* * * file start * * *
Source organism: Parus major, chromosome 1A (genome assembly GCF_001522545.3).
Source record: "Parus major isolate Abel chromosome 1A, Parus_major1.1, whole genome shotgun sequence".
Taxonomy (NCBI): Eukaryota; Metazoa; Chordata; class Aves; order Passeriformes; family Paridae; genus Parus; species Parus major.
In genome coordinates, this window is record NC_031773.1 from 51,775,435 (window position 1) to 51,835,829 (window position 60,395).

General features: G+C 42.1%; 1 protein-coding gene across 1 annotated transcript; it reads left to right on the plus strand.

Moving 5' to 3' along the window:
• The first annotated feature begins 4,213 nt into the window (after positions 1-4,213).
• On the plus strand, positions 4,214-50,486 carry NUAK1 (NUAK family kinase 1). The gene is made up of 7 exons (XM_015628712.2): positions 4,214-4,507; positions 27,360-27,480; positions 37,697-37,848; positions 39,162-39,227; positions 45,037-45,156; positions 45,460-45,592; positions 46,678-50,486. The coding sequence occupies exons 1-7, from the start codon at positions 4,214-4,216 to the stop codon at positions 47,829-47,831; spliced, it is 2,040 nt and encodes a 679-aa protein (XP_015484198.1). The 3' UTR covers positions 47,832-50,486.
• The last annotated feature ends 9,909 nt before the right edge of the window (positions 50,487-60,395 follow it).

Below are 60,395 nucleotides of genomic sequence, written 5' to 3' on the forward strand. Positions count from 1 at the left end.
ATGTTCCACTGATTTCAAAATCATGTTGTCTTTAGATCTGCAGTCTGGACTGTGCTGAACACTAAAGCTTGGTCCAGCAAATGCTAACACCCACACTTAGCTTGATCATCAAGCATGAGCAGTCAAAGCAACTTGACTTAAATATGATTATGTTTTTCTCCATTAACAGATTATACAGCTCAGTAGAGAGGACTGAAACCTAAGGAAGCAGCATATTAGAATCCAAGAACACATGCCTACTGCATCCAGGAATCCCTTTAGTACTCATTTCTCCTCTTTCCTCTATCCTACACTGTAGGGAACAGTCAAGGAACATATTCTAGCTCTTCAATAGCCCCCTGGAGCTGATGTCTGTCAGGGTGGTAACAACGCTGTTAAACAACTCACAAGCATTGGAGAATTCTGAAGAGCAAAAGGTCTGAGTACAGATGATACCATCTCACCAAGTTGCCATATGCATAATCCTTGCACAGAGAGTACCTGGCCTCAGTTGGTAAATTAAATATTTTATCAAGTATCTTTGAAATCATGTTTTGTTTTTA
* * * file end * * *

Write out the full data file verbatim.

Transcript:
Source organism: Parus major, chromosome 1A (genome assembly GCF_001522545.3).
Source record: "Parus major isolate Abel chromosome 1A, Parus_major1.1, whole genome shotgun sequence".
Taxonomy (NCBI): Eukaryota; Metazoa; Chordata; class Aves; order Passeriformes; family Paridae; genus Parus; species Parus major.
In genome coordinates, this window is record NC_031773.1 from 51,775,435 (window position 1) to 51,835,829 (window position 60,395).

General features: G+C 42.1%; 1 protein-coding gene across 1 annotated transcript; it reads left to right on the plus strand.

Moving 5' to 3' along the window:
• The first annotated feature begins 4,213 nt into the window (after positions 1-4,213).
• On the plus strand, positions 4,214-50,486 carry NUAK1 (NUAK family kinase 1). The gene is made up of 7 exons (XM_015628712.2): positions 4,214-4,507; positions 27,360-27,480; positions 37,697-37,848; positions 39,162-39,227; positions 45,037-45,156; positions 45,460-45,592; positions 46,678-50,486. The coding sequence occupies exons 1-7, from the start codon at positions 4,214-4,216 to the stop codon at positions 47,829-47,831; spliced, it is 2,040 nt and encodes a 679-aa protein (XP_015484198.1). The 3' UTR covers positions 47,832-50,486.
• The last annotated feature ends 9,909 nt before the right edge of the window (positions 50,487-60,395 follow it).

Below are 60,395 nucleotides of genomic sequence, written 5' to 3' on the forward strand. Positions count from 1 at the left end.
ATGTTCCACTGATTTCAAAATCATGTTGTCTTTAGATCTGCAGTCTGGACTGTGCTGAACACTAAAGCTTGGTCCAGCAAATGCTAACACCCACACTTAGCTTGATCATCAAGCATGAGCAGTCAAAGCAACTTGACTTAAATATGATTATGTTTTTCTCCATTAACAGATTATACAGCTCAGTAGAGAGGACTGAAACCTAAGGAAGCAGCATATTAGAATCCAAGAACACATGCCTACTGCATCCAGGAATCCCTTTAGTACTCATTTCTCCTCTTTCCTCTATCCTACACTGTAGGGAACAGTCAAGGAACATATTCTAGCTCTTCAATAGCCCCCTGGAGCTGATGTCTGTCAGGGTGGTAACAACGCTGTTAAACAACTCACAAGCATTGGAGAATTCTGAAGAGCAAAAGGTCTGAGTACAGATGATACCATCTCACCAAGTTGCCATATGCATAATCCTTGCACAGAGAGTACCTGGCCTCAGTTGGTAAATTAAATATTTTATCAAGTATCTTTGAAATCATGTTTTGTTTTTA